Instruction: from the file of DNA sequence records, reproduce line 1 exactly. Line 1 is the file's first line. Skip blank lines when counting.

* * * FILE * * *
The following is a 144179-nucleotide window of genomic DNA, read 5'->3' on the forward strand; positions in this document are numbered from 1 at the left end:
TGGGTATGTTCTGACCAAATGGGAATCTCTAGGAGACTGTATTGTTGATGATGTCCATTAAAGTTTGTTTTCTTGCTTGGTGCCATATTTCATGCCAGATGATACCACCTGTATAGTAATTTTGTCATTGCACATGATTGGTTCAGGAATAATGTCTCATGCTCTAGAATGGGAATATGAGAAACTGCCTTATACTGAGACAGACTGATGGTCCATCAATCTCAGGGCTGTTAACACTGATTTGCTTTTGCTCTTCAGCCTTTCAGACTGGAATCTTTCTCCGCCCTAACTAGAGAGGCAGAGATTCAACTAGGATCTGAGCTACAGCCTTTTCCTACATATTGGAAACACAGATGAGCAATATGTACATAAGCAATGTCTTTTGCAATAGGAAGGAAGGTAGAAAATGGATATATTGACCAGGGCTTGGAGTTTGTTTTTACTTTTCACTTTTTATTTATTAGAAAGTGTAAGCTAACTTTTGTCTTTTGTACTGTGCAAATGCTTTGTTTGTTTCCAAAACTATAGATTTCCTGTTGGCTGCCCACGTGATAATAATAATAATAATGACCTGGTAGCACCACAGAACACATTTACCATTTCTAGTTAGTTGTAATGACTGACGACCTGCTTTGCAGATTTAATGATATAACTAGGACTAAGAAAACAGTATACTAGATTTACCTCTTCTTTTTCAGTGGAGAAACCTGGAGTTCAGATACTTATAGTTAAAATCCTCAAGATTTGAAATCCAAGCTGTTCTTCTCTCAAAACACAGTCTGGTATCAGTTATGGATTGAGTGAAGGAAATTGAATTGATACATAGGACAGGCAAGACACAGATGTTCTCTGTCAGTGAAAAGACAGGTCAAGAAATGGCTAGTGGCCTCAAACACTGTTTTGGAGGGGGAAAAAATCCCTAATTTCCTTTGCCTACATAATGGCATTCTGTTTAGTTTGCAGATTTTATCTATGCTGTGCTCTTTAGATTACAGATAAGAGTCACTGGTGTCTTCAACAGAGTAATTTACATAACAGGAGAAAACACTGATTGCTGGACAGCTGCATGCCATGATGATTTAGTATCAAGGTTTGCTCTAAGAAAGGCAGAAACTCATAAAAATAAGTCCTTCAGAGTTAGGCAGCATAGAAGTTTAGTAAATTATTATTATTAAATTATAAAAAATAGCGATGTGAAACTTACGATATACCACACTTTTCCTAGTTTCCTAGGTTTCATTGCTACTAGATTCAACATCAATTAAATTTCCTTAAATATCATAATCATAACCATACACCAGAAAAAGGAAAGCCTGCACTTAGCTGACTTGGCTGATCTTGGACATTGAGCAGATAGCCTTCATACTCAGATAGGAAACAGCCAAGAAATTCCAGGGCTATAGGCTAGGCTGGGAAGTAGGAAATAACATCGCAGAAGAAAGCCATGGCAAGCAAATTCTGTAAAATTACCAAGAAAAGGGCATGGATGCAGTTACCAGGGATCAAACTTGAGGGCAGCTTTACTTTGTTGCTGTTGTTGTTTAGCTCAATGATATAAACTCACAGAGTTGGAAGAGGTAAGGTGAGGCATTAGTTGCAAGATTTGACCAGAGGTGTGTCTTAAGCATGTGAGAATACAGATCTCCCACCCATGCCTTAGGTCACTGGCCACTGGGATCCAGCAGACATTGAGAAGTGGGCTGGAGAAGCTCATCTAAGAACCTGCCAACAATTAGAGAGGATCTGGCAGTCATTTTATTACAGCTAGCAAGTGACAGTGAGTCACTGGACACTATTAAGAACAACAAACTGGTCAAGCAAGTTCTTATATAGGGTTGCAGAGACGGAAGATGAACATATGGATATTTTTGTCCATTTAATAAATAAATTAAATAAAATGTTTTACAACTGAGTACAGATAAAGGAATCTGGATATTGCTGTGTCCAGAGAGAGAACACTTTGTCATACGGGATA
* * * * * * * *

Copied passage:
The following is a 144179-nucleotide window of genomic DNA, read 5'->3' on the forward strand; positions in this document are numbered from 1 at the left end: